Thursday, September 28, 2006

No 'Secret Syllabus' for Digital History

My colleague Rob MacDougall recently suggested that we teach to two syllabi, the one we give to students and a "secret" one:

Every course we teach has two syllabi, I think. There’s the visible one, the actual list of readings and topics we assign to our students. And then there’s the secret syllabus, made up of whatever assortment of books and articles we also happen to be reading while teaching the course. These are the various bees and bats in our belfries and bonnets, the things we’re chewing on as we walk into the classroom, the new interpretations and the rediscovered classics that get us fired up about a topic we may have taught several times before.

It's a fun observation and it rings true for me. It explains the asides that I bring to my survey lectures and the discussions that I have with students about the discrepancies between what I want to talk about in class and what it says in the text. When I talk about the fur trade, I have to make sure that I talk about the staples thesis, but I am really fired up about the kinds of questions that Carolyn Podruchny has been asking. Why did voyageurs practice a mock baptismal rite but not, say, a mock communion? What does this tell us about how they understood space and place? What was the connection between the aboriginal windigo and the European werewolf? (For these and much more, see her wonderful forthcoming book Making the Voyageur World). When I talk about the Jesuits, I have to make sure that they know about Paul Le Jeune and the Jesuit Relations. But in the back of my mind I'm thinking of Peter Goddard's discussion of the degree to which the Jesuits of New France actually believed in the agency of demons.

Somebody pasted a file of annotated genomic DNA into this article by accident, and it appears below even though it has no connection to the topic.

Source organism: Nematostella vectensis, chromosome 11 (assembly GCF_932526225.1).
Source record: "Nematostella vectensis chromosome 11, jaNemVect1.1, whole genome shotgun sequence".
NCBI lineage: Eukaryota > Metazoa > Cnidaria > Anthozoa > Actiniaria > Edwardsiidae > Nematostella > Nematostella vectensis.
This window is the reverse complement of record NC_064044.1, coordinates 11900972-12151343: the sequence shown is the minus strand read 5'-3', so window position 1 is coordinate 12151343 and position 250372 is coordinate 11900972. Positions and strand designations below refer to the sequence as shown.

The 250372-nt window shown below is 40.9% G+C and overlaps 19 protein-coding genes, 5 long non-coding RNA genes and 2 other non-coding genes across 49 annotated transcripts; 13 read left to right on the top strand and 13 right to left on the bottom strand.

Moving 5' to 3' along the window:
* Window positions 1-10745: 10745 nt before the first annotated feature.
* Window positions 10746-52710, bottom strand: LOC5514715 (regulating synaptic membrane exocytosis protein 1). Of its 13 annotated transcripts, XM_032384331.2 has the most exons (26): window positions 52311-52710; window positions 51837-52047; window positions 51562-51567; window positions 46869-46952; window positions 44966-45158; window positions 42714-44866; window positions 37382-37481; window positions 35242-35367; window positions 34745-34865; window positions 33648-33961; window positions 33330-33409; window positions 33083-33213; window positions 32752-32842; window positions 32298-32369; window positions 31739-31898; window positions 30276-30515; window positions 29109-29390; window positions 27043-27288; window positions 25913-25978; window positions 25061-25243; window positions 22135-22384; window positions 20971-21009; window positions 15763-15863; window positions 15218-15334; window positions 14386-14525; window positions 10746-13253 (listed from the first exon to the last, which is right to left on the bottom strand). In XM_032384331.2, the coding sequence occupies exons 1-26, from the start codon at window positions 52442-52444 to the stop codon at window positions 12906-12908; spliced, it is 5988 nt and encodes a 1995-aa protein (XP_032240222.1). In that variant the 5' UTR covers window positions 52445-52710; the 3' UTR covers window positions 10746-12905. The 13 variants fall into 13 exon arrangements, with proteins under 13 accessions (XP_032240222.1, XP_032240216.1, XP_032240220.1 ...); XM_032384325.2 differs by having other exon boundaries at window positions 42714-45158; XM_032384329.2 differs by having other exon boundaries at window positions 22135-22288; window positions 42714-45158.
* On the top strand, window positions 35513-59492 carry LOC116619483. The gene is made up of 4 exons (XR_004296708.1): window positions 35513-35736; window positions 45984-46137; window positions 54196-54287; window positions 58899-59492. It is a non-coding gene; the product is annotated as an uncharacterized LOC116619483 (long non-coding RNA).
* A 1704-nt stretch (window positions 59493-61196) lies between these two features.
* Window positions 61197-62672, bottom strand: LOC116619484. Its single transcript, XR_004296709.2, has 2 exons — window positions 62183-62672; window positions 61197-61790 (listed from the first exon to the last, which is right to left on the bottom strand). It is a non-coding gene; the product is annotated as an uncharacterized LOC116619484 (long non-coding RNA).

But not every course has a secret syllabus. Notably, I don't have one for my digital history grad class. The things that I put in the syllabus this year are exactly the things I am struggling with right now. In 20 years, perhaps, when digital history is an established field with a hundred visions and revisions ... maybe then I will feel the impatient tension between what I need to tell them and what I want to tell them. But for now all we have are the visions. When one of my tech-savvy students tells me in a bemused way that he has never felt so lost in all his life, I can agree. Me either. Right now digital history is an exploration. We don't know what we're going to find. We don't even have a map, never mind a secret one. That is why it is such a great time to become a digital historian.

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